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C Jason Varitek: I don’t like this red light. Varitek’s few injuries have been the singular products of catching. He came back from elbow surgeries with barely a problem in 2003 and hasn’t looked back.
1B Kevin Millar
SS Edgar Renteria: Renteria had one bad month, the result of muscular back difficulties. That’s better than a structural problem. Still, he’s got a long deal and a back problem, something that seldom goes without at least some problem in the duration.
3B Bill Mueller: Mueller’s knee has a good comp in Barry Bonds. It’s about all they have in common besides their occupation and being mammals. He’ll always have problems with the knee. Boston’s positional flexibility is down slightly this season, but Kevin Youkilis should still provide a good alternative when the Sox want to rest their starter.
CF Johnny Damon: Damon is the prototype high-effort CF. Like Jim Edmonds, he’ll get banged up and put himself in danger of collisions with walls or other players. Those take their toll–don’t expect a repeat of his big 2004 season.
RF Trot Nixon: Nixon nearly lost the 2004 season to leg problems and a slow rehab. Nixon is a slow healer historically and probably is best suited for a platoon, more to keep him around 400 AB than anything else. He’s never likely to be without some ache or pain in those legs.
DH David Ortiz: If Ortiz can have all the October heroics that he had with a bad shoulder, he’s scary good when healthy. I’m not convinced the problem is serious and he worked on a rehab program this off-season.
OF Jay Payton: Payton will serve as the fourth OF and take over the speed role that Dave Roberts played late last season. Payton’s longstanding leg problems would make a long stint in CF or too many stolen base attempts unlikely to be without cost.
SP Curt Schilling: Red because we don’t have any good comparables and he’s still likely to start the season on the DL. Think of 2005 as 2004 in reverse for Schilling. He’s likely to have fewer problems with the ankle rather than more. Once he gets his arm slot locked in, you’ll know that everything’s back in place.
SP David Wells
SP Matt Clement: Clement might have some adjustment problems, but still has great stuff. There was a long-running idea that he stunk in innings after he’d been on base. Turns out that like a lot of baseball myths, that one was false once we looked at the data. Only some late-season shoulder problems keep him from being the green-lit horse that he actually is.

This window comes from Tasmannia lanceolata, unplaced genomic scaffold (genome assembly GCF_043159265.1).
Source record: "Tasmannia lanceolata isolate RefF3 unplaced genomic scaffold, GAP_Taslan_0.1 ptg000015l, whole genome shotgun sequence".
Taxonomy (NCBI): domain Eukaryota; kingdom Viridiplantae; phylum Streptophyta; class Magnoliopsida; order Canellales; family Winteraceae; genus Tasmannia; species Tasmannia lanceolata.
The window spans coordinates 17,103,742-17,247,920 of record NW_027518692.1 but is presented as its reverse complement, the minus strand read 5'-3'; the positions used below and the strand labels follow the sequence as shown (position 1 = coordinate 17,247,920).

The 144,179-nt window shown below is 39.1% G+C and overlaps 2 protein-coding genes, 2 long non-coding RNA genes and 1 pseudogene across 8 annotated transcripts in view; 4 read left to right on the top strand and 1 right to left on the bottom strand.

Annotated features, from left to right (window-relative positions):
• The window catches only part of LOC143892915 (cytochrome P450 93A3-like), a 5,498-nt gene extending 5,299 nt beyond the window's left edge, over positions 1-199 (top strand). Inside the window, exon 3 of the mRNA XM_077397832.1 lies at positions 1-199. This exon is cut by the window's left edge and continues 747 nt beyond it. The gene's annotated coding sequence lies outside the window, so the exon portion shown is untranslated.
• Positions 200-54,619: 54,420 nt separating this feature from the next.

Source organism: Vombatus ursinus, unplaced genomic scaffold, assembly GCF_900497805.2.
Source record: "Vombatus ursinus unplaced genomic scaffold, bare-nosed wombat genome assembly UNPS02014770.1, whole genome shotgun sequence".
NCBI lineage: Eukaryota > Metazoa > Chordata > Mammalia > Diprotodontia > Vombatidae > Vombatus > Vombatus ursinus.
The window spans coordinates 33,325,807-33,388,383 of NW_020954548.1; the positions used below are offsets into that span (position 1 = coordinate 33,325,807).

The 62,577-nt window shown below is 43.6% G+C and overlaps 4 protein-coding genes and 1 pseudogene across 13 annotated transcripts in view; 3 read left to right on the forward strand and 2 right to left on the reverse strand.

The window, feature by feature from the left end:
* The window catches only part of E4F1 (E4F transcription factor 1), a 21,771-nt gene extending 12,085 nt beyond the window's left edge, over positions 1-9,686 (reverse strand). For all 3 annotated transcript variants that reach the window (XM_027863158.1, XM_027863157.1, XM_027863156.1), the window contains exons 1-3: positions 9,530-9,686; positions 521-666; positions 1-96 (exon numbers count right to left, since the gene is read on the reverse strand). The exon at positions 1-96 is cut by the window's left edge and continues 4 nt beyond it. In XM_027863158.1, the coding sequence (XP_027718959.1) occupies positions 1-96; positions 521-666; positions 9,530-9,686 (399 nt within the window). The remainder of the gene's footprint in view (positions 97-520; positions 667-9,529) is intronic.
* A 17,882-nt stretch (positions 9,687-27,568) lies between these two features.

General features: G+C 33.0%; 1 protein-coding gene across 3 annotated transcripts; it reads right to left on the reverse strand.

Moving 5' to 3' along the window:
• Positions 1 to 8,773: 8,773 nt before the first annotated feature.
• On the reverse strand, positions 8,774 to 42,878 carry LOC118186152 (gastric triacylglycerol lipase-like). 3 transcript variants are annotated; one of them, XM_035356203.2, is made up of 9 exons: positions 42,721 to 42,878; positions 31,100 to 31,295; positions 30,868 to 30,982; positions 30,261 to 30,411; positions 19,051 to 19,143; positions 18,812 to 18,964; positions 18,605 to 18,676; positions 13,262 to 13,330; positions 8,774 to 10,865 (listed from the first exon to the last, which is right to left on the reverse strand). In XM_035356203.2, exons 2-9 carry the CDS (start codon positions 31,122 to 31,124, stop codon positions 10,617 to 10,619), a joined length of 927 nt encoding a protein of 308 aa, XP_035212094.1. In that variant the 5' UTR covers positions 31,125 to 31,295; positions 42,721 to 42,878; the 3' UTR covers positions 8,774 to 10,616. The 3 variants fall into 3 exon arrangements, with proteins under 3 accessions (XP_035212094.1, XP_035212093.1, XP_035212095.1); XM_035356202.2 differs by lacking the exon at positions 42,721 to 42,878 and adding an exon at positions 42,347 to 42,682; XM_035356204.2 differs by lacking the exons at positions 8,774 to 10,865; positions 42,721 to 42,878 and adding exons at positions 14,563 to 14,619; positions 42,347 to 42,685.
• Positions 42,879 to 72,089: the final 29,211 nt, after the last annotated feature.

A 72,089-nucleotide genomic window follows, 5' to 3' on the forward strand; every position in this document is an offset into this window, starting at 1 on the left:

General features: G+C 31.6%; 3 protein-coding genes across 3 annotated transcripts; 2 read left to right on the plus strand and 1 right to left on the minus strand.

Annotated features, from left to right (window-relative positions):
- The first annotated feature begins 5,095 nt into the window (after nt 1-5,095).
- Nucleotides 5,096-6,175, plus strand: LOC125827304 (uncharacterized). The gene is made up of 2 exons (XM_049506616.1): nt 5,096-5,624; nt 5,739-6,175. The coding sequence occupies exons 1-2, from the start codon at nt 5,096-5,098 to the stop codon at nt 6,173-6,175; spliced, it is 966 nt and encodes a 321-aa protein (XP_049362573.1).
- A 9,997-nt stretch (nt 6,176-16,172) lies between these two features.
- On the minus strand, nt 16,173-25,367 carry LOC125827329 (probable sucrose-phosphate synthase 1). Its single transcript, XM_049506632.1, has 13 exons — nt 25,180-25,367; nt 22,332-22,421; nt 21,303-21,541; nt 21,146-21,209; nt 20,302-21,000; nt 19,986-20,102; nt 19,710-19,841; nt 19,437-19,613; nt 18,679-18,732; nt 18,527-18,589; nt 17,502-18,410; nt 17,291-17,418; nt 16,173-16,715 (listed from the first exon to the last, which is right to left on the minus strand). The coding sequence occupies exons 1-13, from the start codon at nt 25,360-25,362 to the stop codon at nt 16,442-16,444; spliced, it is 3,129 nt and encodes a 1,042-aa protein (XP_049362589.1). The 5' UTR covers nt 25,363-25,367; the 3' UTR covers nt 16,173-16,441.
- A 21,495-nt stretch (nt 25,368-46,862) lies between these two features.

SP Tim Wakefield: In the grand scheme of things, shouldn’t knucklers have their own light? Blue, maybe?
SP Bronson Arroyo: I still don’t like Arroyo’s odd little Rockette kick in place of a knee lift. On the other hand, if it ain’t broke, don’t fix it.
SP Wade Miller: You know what you’re getting here. It’s a crapshoot that Miller will come back from his rotator cuff tear as strong and effective as he was in 2002 and 2003. For the money, it’s a nice gamble and one that gives the Red Sox a big advantage until other teams figure out the trick. It’s all about stamina for Miller, something the Red Sox understand after dealing with Pedro Martinez.
CL Keith Foulke: Foulke is unusual in that he’s used more aggressively than most closers. Of course, relievers did this for years prior to the adoption of hyper-match-up playing. What we don’t know is if Foulke and other multi-inning relievers are prepping themselves the same way. Baseball doesn’t change much, so the guess is yes. Someone ask Johnny Pesky.
The Red Sox start the season with one of the oldest pitching staffs in history. Assuming that Schilling should be included–despite making his first start in Indianapolis instead of the Bronx–the rotation’s average age is 35.2 years. BP correspondent Derek Jacques found that the Yankees’ 2002 rotation averaged 35.4 years. The oldest was the 1983 Royals at 35.8. That rotation of Larry Gura, Paul Splittorff, Bud Black, Vida Blue, and Steve Renko was part of a sub-500 team in the midst of a great run. In 1984, the Royals retooled, using a young Danny Jackson and Mark Gubicza pairing to build towards their 1985 World Series.
It’s a poor comparison, really. Neither team really meshes up well with the cyclic existence of this Red Sox team. The World Champs not only are old now, but expect to be old for the next couple seasons, barring some unforeseen trades or the emergence of some top-level pitching prospects that aren’t yet in sight of Fenway. Does conditioning explain it? The rebuilding of the arms of Wells, Schilling, and half the bullpen? Is this team more a collection of genetic freaks than it is another bunch of idiots? Hardly. This is just accepting risk, masterfully handled by the Sox front office.
There are actually more questions in the bullpen than anywhere else. The team has had something of a fetish for rebuilding projects over the past few seasons. Wade Miller is this year’s Pedro Astacio, while Matt Mantei takes over for Scott Williamson. Williamson worked out until he exploded, giving closer-quality output above and beyond expectations given his health and cost. Mantei is likely to be similar. It’s playing with fire, in some ways, knowing the risk, yet the Sox have played smartly, loading up with options in case the fuse on their relievers runs short.
The position players don’t seem quite as flexible as in years past, though the if-then scenarios still work out better than with most teams’ reserves. If Millar goes down, Kevin Youkilis or Ortiz can play first. If Bellhorn goes down, Mueller shifts over and Youkilis plays third. If Renteria goes down, Ramon Vazquez plays or Hanley Ramirez gets a look-see.
It’s not rocket science or even advanced sabermetrics to make these sorts of decisions. It’s just that the Red Sox have asked–and answered–these questions in ways most other team haven’t.